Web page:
If you’ve missed my previous posts about the MightyFix, it’s a monthly subscription service that sends full sized non-toxic products for the kitchen and home. It costs $10 a month and ships for free. What’s more, anything you want to add to your monthly order from MightyNest will also ship for free.

Without the FIX, this Lifefactory bottle costs $18 + $5.95 in shipping. When you sign up, you’ll get it for just $5. Then, for just $10 a month going forward, you’ll get regular shipments of items that help you make small but rewarding changes throughout the year. It’s a great way to start the year off right!

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Sponsored Post: Give the Gift of the MightyFix from MightyNest

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During my visit with my parents earlier this week, we spent some time talking about the coming holidays. Mostly, the conversation was strategic. We mapped out transportation, thought through menu ideas, and traded thoughts on what to get my sister’s two young boys. We also talked about gifts for one another, but kept coming back around to the reality that we all have pretty much everything we need.

And so we struck a deal. This year, we’re only giving gifts that serve a purpose. Bars of good soap are great, but useless appliances are not. Edible gifts are a-okay, but no one needs another sweater. And anything that helps keep our kitchens clean and running smoothly are always welcome.

If you find that your family feels the same as mine, may I suggest the MightyFix from my friends at MightyNest? It’s a monthly subscription service that sends full sized non-toxic products for the kitchen and home. It costs $10 a month and ships for free. What’s more, anything your recipient wants to add to their monthly order from MightyNest will also ship for free.

It’s a gift that continues to give all year long, which means that your favorite cousin or your best friend will get monthly reminders that you’re thinking about them. When the MightyFix was first launched, I bought a subscription for my sister, and she’s really appreciated the various shipments she’s gotten. It’s included things like Bee’s Wrap, a set of reusable Produce Bags, a stack of six Tidy Dish Cloths, and lunchbox-ready leakproof Stainless Steel Containers.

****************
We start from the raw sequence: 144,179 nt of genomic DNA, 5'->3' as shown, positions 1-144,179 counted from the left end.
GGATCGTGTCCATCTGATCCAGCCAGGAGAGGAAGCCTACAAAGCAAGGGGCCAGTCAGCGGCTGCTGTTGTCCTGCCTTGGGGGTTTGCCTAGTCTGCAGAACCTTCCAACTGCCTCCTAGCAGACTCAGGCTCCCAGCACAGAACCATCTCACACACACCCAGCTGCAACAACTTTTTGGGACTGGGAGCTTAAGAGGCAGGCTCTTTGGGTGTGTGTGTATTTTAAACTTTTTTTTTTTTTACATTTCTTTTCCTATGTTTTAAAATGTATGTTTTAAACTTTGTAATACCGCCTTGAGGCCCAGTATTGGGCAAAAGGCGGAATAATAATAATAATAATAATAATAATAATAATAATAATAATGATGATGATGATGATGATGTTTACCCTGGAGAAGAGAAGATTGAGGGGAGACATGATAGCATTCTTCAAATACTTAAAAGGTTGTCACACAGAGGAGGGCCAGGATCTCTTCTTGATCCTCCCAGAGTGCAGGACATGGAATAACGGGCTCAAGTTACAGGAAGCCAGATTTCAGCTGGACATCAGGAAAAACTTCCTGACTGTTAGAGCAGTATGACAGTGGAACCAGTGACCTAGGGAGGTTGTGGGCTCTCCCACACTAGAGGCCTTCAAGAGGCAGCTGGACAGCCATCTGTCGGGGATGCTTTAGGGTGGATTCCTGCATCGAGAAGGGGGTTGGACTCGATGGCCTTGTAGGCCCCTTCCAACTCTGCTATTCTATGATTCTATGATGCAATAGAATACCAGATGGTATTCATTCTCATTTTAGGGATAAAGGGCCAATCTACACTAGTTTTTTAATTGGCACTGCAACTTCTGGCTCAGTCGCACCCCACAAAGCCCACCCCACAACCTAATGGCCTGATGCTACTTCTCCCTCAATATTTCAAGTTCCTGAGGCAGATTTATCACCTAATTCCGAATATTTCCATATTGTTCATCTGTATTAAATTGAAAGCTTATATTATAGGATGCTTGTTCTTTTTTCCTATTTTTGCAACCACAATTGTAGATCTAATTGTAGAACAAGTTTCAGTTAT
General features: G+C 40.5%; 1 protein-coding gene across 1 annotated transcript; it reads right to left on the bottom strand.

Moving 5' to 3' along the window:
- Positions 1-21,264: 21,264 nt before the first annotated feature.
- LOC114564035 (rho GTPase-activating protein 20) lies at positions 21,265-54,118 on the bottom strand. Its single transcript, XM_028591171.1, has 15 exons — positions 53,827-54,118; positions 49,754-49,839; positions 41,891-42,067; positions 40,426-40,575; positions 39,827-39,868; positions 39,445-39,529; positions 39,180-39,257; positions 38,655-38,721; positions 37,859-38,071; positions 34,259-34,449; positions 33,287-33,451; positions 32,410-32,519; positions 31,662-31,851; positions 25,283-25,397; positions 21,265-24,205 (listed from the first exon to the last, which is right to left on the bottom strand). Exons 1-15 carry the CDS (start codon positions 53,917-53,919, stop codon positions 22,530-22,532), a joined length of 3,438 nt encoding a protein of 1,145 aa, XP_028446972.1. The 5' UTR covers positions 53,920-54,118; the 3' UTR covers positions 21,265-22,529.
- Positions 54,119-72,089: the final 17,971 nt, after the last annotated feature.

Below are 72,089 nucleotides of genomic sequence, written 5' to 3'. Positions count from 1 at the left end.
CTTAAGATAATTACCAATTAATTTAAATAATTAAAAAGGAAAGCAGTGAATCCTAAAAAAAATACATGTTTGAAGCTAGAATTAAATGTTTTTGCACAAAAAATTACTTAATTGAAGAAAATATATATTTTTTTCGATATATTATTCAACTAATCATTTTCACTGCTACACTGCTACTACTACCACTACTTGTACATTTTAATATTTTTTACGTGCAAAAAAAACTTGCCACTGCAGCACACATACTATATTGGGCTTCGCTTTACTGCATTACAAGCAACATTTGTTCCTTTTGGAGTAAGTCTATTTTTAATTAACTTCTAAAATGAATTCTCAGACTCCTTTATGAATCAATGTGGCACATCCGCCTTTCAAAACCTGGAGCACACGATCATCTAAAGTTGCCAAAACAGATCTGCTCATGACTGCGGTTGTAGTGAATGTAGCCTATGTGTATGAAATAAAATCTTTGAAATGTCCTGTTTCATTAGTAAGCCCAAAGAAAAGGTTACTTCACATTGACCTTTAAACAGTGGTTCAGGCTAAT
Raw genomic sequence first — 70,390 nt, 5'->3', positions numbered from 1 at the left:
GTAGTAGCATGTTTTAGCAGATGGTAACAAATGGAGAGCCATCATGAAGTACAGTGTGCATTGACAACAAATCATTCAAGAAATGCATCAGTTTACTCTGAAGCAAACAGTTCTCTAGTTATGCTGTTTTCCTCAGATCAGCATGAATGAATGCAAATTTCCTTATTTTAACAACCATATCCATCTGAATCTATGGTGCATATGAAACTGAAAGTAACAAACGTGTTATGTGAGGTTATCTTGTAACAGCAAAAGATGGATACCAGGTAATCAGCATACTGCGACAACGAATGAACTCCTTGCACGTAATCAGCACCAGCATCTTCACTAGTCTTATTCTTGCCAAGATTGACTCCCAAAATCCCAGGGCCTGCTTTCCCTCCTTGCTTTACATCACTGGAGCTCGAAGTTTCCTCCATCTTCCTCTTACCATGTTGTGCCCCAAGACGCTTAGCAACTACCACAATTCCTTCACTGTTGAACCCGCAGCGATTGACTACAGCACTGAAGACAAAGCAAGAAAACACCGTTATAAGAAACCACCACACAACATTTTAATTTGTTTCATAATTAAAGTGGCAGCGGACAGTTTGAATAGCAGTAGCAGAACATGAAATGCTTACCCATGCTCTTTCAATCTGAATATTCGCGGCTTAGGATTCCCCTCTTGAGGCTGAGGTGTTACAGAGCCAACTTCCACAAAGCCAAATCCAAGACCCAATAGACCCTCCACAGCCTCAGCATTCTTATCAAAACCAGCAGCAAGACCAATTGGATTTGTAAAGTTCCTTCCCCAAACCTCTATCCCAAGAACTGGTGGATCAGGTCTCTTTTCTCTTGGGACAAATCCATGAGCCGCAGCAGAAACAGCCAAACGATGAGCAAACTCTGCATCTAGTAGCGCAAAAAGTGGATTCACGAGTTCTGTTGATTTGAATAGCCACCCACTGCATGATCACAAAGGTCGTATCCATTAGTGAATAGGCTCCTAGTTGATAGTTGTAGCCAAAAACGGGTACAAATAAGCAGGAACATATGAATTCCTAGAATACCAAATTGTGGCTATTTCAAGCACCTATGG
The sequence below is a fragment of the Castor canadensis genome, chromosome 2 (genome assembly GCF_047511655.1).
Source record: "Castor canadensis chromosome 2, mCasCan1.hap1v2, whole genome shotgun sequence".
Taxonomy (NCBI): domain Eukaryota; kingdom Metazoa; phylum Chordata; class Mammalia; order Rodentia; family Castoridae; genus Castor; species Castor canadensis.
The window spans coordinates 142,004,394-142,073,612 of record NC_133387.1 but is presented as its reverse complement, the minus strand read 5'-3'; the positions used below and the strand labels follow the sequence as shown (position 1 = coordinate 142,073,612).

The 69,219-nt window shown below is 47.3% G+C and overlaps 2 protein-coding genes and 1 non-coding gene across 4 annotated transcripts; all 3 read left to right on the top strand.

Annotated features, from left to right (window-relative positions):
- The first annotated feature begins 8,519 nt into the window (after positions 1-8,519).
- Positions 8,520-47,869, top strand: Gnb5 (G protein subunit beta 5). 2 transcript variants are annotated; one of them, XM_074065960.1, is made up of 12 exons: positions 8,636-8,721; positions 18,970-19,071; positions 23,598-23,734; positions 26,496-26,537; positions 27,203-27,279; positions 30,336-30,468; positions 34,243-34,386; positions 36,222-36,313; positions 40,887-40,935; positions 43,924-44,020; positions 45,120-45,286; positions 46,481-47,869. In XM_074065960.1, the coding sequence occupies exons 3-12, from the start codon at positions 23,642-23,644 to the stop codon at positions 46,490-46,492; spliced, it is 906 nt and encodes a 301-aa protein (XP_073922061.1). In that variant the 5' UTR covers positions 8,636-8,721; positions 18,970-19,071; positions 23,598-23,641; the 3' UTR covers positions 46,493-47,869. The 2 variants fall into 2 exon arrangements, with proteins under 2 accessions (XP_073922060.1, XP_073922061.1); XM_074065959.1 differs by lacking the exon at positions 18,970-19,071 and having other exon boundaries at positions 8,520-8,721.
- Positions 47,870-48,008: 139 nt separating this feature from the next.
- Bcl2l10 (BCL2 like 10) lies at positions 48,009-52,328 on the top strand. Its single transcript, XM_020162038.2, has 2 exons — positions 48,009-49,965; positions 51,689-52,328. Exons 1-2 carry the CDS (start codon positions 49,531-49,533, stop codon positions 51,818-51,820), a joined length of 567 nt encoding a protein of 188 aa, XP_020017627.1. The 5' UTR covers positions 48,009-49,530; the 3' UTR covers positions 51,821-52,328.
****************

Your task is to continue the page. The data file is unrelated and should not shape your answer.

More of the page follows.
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Because of the popularity of the MightyFix, the folks at MightyNest are only able to offer a limited number of subscriptions. If it’s something you’re interested in getting for a friend, I’d suggest you subscribe sooner rather than later. They are offering 6 month, 9 month and 12 month subscriptions. And, if you’re one of the first 250 people to use the widget below to sign up, you’ll get a holiday bonus in the form of credit that you can use for your own MightyNest purchase.

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Sponsored Post: Adopt a Beehive with Cox’s Honey

Cox honey bear

Honey is magical stuff. Made by bees from nectar, enzymes, and hard work, it is wonderfully sweet, tastes of its time and place, almost never goes bad, and is even said to have healing properties. I always have a few varieties in my kitchen and use them daily to sweet preserves, enhance my tea, or mellow the sharpness of a homemade vinaigrette.

Cox creamed honey

I have always longed to have my own hive, but as an adult, have never lived in a place where it was possible (darned high rise living). As a consolation, I make a point to support the bees by buying honey raised and gathered by conscientious humans and being educated about the honey bee situation in our country.

honey from Cox

Back in the spring, I got an email from someone at Cox’s Honey, asking me if I’d like a beehive of my very own. Intrigued, I wrote back. Sadly, they hasn’t invented a hive I could attach to my 20th story window. Instead, they were inviting me to join their Beehive Adoption program.

Cox clover honey